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March 24, 2016
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On Wednesday night, North Carolina Gov. Pat McCrory (R) signed a bill that prohibits transgender people in the state from using a restroom or locker room that doesn't match the gender on their birth certificate, bars local governments from passing their own anti-discrimination laws, and bans municipalities from raising the minimum wage above the state level. The Republican-controlled state legislature had called an emergency session on Tuesday to pass the bill, at a cost of $42,000, in order to quash an anti-discrimination ordinance set to take effect in Charlotte on April 1.

The hastily crafted law — which puts in place a statewide nondiscrimination measure that doesn't mention gay or transgender people — passed in the state House, 82-26, and unanimously in the Senate after every Democrat walked out in protest. "We choose not to participate in this farce," explained Senate Minority Leader Dan Blue (D). Republicans argued that the bill was necessary to ensure public safety and preserve the primacy of state law over local measures. "It's common sense — biological men should not me be in women's showers, locker rooms, and bathrooms," said Rep. Dean Arp (R) before the measure passed.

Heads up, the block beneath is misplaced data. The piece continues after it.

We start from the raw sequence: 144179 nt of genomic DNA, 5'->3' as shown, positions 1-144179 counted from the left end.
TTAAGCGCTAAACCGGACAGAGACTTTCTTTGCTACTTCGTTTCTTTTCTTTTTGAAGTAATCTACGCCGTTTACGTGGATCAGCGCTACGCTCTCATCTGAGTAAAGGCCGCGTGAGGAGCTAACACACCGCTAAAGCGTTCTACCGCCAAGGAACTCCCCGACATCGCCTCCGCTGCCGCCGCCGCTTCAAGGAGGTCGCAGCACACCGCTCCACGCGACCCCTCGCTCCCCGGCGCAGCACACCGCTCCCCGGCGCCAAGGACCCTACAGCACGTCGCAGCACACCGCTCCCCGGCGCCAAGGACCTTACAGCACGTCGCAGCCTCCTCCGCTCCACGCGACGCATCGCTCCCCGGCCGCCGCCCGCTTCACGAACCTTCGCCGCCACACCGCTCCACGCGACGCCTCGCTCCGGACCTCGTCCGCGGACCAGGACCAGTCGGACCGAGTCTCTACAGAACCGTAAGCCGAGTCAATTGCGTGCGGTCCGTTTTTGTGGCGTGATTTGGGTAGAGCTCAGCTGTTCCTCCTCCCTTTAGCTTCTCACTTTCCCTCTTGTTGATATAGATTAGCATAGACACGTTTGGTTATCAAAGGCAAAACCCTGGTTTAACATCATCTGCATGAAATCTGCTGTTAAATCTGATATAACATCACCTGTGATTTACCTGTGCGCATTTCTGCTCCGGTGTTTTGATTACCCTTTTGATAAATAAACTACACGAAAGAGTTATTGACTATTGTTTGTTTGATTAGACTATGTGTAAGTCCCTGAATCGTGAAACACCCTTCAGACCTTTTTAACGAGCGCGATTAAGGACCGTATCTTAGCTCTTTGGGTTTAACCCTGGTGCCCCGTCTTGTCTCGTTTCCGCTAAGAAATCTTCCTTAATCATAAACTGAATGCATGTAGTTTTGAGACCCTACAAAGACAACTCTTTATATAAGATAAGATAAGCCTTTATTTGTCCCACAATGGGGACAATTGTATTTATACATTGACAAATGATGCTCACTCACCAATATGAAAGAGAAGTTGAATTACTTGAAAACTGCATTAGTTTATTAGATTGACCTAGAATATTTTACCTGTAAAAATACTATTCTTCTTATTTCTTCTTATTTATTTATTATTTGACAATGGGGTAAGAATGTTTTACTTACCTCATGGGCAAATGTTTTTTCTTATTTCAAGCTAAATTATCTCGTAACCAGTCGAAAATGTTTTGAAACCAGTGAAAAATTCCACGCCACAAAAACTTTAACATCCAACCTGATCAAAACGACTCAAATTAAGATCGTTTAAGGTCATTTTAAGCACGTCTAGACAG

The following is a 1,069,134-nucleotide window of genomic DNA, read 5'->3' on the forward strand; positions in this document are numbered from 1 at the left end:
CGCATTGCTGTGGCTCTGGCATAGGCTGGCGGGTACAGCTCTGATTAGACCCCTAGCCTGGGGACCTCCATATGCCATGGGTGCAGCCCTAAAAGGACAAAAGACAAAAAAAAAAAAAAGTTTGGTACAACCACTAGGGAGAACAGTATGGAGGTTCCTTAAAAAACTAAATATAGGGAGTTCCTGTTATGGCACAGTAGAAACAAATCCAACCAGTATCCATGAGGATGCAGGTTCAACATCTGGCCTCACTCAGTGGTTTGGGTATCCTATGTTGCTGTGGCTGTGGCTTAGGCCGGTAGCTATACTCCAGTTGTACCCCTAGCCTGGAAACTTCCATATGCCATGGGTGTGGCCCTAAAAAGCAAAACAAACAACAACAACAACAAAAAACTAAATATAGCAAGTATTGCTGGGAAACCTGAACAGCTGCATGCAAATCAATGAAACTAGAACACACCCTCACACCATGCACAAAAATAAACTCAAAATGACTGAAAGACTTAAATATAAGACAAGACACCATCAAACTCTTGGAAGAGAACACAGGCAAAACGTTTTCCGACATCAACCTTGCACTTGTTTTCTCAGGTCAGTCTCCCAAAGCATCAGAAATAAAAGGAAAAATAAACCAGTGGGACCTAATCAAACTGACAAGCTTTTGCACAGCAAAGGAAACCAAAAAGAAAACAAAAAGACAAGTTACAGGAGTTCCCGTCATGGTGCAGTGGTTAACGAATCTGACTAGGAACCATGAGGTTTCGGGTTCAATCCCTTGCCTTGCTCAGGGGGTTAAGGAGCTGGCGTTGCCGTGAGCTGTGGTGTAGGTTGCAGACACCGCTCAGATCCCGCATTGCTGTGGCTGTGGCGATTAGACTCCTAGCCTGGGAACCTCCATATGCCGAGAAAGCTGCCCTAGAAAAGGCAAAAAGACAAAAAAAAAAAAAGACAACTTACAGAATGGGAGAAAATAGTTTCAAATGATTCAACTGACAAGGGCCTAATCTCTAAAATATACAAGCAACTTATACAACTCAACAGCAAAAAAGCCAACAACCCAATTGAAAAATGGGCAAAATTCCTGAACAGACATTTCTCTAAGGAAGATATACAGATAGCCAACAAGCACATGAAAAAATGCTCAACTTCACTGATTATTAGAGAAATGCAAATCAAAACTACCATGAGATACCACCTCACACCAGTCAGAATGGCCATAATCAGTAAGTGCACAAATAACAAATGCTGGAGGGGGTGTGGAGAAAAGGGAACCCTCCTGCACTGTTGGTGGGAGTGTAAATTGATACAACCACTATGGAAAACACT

Similar measures prohibiting gender-identity bathroom use recently failed in Tennessee and in South Dakota, where the Republican governor vetoed it. "North Carolina has gone against the trend," said North Carolina ACLU head Sarah Preston. "And they crafted a bill that was more extreme than others. They specifically left gays, lesbians, and the transgender community out of the anti-discrimination policy. They want to make it plain that they think that kind of discrimination is okay."

The three hours of General Assembly debate on Wednesday included public testimony. People supporting the bill focused on the idea that predatory males could go into female bathrooms and sexually abuse people. Those opposed to the measure called that idea nonsense and argued that it can be dangerous and awkward for a transgender person to use a bathroom for his or her birth gender. "I can't use the men's room," said Madeleine Gause, a transgender woman who said she was bullied as a boy in Hickory. "It is unsafe for me.... And it freaks people out when I go to the men's room. Would you want to go to the men's room with me?" Besides, when transgender people go into a restroom, "people aren't getting raped and murdered," she added. "They are just going to the bathroom." Peter Weber